The dramatic change in big law firms from being run as a hierarchical club to a true business is no more apparent than in the change in office configuration. Real estate is an expensive perk. After lawyer compensation, office space is the next largest expense in large law firms. Historically, law firms have been inefficient space users, thanks mostly to allocating office size and location by lawyer ranking.
Law firm office occupancy changes
Yet a variety of forces are having an impact on how law firms are utilizing the square footage of their office space:
- Rising rents for Class A commercial office space
- Need to foster collaboration and flatten hierarchies
- Desire to attract and develop millennial talent
- Need to reduce overall costs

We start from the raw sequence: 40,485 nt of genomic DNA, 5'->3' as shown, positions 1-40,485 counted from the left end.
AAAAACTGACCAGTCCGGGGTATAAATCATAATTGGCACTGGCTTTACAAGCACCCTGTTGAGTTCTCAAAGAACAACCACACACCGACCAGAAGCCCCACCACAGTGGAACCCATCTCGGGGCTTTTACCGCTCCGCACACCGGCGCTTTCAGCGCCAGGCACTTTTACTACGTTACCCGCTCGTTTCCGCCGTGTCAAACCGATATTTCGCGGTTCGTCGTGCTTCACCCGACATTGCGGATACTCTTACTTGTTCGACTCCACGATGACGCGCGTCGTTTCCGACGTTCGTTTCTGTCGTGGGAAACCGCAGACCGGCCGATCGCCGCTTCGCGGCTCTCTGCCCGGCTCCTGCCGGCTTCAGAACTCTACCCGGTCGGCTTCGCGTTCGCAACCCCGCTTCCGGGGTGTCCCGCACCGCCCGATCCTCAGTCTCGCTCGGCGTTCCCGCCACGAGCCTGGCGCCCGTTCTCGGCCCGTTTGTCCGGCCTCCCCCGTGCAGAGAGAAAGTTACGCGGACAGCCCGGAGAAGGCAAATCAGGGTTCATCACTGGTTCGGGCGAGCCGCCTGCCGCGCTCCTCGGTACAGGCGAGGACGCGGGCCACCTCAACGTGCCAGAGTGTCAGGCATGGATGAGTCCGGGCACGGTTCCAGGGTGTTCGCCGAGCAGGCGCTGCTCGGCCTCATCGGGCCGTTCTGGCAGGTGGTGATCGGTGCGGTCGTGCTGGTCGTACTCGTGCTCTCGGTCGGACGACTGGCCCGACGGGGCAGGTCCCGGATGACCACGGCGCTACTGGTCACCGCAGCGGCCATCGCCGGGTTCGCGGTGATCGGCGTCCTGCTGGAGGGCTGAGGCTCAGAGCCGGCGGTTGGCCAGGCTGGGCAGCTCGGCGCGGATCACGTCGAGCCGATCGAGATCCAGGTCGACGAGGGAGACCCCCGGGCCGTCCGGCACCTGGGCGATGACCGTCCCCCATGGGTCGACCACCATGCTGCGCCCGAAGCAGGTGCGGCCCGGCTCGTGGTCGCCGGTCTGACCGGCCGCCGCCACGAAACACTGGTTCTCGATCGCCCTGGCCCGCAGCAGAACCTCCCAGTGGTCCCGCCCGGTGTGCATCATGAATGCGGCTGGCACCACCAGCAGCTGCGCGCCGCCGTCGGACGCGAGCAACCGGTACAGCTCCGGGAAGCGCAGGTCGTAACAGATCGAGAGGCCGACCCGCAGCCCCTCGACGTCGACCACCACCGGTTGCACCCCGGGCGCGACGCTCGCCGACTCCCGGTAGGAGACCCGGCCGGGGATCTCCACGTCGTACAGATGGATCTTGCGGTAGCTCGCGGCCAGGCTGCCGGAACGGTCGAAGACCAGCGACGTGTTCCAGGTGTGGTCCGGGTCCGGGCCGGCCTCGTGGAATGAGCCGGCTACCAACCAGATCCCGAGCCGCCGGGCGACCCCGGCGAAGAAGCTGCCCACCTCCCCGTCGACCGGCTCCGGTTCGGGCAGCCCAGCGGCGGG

Firms are recognizing they need to balance the costs of those senior partner corner offices with these circumstances.
According to a recent article in Bloomberg Law Big Law Business, Nixon Peabody CEO Andrew Glincher found an effective way to handle pushback from some partners to the firm’s plan to switch to a same-size office layout in 2015. He told them they could have two offices and pay the difference, which he estimated between $12,000 and $15,000. There were no takers.
Right-sizing offices means equal size for all. Moreover, it shouldn’t be the material trappings that signal or determine the success of a law firm, but rather the cohesiveness and expertise of the attorneys. Firms will continue to reduce non-essential costs, using experts to assist, so they can focus more on delivering value to clients than showing off views to increasingly unimpressed clients.
Read the corner office article on the Bloomberg Law website.
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